Why Do Our Finger and Toe Nails Give Us So Much Trouble?
Published by Contra Costa Times
Posted on Wed, Sep. 21, 2005
By Dr. John Lee
WHY DO OUR finger and toe nails give us so much trouble? Humans spend millions, perhaps billions, each year to improve the appearance of their nails. Lately, we hear more and more about toenail fungus, which affects as many as 20 percent of people over than 40 years old.
Fungus (or mold) is all around us; it's also the stuff that attacks your old bread. Fungus thrives in moisture. Shoes create a warm, moist, closed place where fungus thrives.
You may have seen the commercials featuring cartoon toenail fungus on television - a fierce purple demon that wreaks havoc in an around your toe, discoloring and deforming the nail. These little devils are difficult to treat because nails grow slowly and receive very little blood supply.
The drug company has just the pill to restore harmony inside your shoe. But before you turn to medication, weigh the pros and cons. And as is the case with many things - prevention is better than treatment.
Of course, medication treatments are beneficial when the fungus invades the fingernails, since our hands are so visible in our daily lives. And if toenail thickening is painful, it can be treated with pills, though it typically takes many months.
But even then, the fungus often comes back. Sometimes quicker relief can be achieved with other treatments such as cutting or even surgically removing the nail or using chemicals to destroy the infected portion.
Diabetics need to take particular care with foot infections and should be under the care of a doctor. But non-diabetic patients rarely have complications.
So what should you do for a purely cosmetic problem? Should you take a pill that goes to every cell in your body, just to improve the appearance of your toenails?
Though the pills and prescription creams available are often safe, some patients can suffer side effects, such as allergic reactions and liver inflammation.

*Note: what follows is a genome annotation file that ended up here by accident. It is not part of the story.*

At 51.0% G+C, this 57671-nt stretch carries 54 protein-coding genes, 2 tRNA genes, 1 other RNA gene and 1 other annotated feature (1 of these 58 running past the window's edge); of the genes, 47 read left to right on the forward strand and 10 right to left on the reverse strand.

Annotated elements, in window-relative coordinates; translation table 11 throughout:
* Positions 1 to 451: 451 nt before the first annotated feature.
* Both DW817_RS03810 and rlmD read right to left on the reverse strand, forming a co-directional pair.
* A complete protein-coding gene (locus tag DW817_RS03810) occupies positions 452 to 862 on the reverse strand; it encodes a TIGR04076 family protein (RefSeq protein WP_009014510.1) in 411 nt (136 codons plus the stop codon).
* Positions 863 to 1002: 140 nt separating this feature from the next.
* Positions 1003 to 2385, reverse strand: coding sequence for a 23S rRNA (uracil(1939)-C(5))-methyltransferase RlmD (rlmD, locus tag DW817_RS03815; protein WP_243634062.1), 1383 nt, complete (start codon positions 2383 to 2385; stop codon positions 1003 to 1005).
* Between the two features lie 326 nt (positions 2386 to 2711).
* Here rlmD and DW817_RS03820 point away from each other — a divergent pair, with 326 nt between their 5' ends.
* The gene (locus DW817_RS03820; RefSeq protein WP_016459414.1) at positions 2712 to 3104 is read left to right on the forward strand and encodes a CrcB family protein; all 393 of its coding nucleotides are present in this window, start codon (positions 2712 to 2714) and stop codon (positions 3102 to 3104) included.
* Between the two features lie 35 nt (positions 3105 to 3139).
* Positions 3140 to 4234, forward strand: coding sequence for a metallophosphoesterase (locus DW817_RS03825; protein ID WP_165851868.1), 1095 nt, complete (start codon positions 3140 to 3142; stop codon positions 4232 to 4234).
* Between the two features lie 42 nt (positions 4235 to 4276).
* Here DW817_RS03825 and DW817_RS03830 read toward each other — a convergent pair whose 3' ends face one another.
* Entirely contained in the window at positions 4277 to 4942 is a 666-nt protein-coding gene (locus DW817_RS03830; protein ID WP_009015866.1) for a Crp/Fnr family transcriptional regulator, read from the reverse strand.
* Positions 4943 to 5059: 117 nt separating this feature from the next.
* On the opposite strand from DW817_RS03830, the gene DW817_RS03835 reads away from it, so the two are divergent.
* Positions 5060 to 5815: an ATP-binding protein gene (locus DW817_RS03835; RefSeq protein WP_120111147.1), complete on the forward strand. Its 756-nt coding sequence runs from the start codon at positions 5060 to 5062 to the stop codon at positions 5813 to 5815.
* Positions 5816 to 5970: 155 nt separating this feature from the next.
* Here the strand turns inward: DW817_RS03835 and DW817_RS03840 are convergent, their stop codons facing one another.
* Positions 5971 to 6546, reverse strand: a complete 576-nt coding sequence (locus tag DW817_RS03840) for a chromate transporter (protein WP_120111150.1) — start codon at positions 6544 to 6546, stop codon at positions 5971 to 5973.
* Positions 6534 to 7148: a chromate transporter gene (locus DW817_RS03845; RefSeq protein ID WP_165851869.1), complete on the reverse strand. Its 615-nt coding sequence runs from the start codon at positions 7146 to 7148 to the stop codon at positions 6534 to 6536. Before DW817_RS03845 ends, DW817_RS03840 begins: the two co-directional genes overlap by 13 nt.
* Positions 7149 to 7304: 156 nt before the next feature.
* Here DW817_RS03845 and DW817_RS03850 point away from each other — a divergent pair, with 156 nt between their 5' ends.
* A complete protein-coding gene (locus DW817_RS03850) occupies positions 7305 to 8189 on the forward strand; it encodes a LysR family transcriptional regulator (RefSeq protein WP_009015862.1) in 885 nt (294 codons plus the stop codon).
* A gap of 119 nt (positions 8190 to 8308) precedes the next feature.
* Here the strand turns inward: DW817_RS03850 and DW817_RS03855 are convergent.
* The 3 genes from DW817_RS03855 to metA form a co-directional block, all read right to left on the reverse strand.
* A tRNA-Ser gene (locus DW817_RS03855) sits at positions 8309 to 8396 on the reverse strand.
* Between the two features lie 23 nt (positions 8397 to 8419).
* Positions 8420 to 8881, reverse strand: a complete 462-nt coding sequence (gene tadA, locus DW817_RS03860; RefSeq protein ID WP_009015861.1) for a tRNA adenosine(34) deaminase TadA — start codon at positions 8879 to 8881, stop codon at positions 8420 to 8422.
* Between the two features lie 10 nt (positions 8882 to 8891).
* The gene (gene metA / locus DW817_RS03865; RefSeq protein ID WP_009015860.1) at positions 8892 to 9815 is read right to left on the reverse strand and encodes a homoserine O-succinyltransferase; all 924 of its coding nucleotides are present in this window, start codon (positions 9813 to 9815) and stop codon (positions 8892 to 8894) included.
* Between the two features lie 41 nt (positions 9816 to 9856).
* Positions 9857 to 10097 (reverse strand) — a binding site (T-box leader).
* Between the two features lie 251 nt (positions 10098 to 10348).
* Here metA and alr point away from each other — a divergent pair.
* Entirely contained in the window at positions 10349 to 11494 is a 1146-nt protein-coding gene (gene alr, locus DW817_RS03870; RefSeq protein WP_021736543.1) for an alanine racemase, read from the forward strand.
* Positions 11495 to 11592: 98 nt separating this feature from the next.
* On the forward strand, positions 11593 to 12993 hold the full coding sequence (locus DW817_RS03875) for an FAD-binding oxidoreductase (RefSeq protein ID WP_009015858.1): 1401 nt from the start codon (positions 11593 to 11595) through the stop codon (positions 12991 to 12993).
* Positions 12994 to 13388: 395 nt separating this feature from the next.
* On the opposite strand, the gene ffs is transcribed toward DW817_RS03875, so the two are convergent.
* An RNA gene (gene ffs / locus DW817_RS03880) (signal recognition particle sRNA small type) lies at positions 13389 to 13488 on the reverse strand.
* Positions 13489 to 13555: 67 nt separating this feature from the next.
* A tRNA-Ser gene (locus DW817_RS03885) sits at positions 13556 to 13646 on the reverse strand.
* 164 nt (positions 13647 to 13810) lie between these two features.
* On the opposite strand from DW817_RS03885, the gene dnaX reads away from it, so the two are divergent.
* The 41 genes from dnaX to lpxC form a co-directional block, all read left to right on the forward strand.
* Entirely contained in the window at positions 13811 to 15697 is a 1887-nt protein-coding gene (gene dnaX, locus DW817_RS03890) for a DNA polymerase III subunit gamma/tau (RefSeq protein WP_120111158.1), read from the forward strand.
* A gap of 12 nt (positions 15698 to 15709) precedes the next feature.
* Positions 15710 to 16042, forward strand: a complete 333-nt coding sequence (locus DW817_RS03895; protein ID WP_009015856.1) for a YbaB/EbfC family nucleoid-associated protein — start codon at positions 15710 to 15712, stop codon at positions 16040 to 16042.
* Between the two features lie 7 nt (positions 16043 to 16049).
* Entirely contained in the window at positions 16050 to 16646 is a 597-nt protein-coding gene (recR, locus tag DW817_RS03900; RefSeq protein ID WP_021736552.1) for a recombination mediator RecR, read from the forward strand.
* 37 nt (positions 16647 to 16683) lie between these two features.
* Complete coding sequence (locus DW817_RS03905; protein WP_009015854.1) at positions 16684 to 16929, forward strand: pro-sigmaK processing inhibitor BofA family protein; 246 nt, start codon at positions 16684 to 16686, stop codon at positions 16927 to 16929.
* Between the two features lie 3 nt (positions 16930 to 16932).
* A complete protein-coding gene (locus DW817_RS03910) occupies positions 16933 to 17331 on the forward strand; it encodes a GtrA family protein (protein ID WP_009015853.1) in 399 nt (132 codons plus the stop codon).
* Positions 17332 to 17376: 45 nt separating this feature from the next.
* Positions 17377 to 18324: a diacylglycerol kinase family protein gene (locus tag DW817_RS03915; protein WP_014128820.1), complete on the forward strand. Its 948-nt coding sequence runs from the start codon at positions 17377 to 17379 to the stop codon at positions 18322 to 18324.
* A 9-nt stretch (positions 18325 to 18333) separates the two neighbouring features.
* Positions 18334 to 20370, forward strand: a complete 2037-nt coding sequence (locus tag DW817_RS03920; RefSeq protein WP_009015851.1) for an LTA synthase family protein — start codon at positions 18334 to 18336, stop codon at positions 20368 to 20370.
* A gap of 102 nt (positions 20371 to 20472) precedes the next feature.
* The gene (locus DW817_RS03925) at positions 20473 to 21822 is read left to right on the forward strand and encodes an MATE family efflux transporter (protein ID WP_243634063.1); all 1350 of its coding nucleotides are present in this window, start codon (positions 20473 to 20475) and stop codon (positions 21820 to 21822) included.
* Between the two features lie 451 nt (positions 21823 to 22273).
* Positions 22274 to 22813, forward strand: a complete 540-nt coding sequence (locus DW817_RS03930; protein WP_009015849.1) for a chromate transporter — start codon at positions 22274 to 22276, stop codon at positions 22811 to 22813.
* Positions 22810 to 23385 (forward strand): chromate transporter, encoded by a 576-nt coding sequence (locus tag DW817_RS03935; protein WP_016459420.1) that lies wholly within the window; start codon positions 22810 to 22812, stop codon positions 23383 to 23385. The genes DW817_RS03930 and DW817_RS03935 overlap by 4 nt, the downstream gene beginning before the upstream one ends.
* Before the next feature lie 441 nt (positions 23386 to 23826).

Creams and medicated lacquers are less expensive, but also less effective than pills because the problem extends below the surface of the nail.
One treatment touted by local podiatrists is a combination of DMSO, a penetrating solvent, mixed with one of the anti-fungal prescription medicines, ketoconazole. It must be mixed by a pharmacist but is still an inexpensive alternative.
Take preventive measures against athlete's foot, which usually precedes nail fungus problems. Reduce the wet environment that causes it by wearing sandals, using over-the-counter antifungal foot powder, cream or lacquers at least weekly.
If your feet feel itchy, appear red or scaly, have cracks between toes or have brown spots, treat them immediately with over-the-counter athlete's foot products twice daily.
Other ways to help prevent further athlete's foot infections include:
If you have any concerns, contact your medical provider, especially if the nail presses into skin or becomes ingrown, since this is a setup for infection.
Dr. John Lee is a family practitioner at Contra Costa Regional Medical Center, and works regularly in the Dermatology Clinic. Healthy Outlook is written by the professional staff of Contra Costa Health Services, the county health department. Send questions to series coordinator Dr. David Pepper at email@example.com. For more health information, go to www.cchealth.org.